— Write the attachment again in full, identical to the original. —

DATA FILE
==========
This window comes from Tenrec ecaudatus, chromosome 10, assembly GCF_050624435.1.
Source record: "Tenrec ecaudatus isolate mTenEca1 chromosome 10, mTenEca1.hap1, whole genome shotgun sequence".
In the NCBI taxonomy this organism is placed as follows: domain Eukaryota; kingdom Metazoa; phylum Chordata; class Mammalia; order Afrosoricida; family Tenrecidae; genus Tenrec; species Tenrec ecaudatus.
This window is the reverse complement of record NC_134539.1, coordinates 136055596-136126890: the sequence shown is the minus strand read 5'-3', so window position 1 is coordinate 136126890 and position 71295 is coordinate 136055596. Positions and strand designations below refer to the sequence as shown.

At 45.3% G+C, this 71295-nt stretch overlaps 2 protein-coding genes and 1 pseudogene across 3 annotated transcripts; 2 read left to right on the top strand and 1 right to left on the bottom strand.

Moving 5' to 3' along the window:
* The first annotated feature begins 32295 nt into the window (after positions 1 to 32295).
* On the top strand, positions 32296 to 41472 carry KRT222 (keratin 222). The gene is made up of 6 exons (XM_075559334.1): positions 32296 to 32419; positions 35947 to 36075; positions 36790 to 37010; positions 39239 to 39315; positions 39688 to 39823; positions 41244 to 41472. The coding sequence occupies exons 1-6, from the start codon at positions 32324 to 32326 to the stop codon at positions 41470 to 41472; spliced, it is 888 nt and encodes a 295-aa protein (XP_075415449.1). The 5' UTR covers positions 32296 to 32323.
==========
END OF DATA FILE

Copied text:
This window comes from Tenrec ecaudatus, chromosome 10, assembly GCF_050624435.1.
Source record: "Tenrec ecaudatus isolate mTenEca1 chromosome 10, mTenEca1.hap1, whole genome shotgun sequence".
In the NCBI taxonomy this organism is placed as follows: domain Eukaryota; kingdom Metazoa; phylum Chordata; class Mammalia; order Afrosoricida; family Tenrecidae; genus Tenrec; species Tenrec ecaudatus.
This window is the reverse complement of record NC_134539.1, coordinates 136055596-136126890: the sequence shown is the minus strand read 5'-3', so window position 1 is coordinate 136126890 and position 71295 is coordinate 136055596. Positions and strand designations below refer to the sequence as shown.

At 45.3% G+C, this 71295-nt stretch overlaps 2 protein-coding genes and 1 pseudogene across 3 annotated transcripts; 2 read left to right on the top strand and 1 right to left on the bottom strand.

Moving 5' to 3' along the window:
* The first annotated feature begins 32295 nt into the window (after positions 1 to 32295).
* On the top strand, positions 32296 to 41472 carry KRT222 (keratin 222). The gene is made up of 6 exons (XM_075559334.1): positions 32296 to 32419; positions 35947 to 36075; positions 36790 to 37010; positions 39239 to 39315; positions 39688 to 39823; positions 41244 to 41472. The coding sequence occupies exons 1-6, from the start codon at positions 32324 to 32326 to the stop codon at positions 41470 to 41472; spliced, it is 888 nt and encodes a 295-aa protein (XP_075415449.1). The 5' UTR covers positions 32296 to 32323.